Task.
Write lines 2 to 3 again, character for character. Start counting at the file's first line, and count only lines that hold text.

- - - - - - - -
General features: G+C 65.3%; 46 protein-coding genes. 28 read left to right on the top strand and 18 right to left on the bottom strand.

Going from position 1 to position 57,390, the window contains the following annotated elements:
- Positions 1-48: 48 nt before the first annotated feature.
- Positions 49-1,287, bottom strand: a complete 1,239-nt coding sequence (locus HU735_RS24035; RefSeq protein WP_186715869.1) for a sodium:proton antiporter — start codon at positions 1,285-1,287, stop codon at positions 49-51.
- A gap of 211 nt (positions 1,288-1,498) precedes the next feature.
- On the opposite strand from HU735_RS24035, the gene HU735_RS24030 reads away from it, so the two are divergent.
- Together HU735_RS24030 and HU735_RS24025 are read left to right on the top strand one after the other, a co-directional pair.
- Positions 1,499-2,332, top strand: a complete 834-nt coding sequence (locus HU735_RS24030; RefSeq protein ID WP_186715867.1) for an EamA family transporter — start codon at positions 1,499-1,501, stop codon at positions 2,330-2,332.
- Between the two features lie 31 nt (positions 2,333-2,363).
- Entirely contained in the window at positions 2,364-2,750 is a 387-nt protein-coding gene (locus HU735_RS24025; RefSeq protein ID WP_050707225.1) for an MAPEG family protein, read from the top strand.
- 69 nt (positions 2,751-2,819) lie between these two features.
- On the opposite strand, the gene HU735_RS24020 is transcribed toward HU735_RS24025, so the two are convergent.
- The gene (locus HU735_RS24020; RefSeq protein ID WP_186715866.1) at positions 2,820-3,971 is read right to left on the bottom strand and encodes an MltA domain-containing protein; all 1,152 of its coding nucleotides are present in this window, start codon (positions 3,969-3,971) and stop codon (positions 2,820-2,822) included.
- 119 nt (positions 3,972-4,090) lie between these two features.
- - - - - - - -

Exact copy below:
Going from position 1 to position 57,390, the window contains the following annotated elements:
- Positions 1-48: 48 nt before the first annotated feature.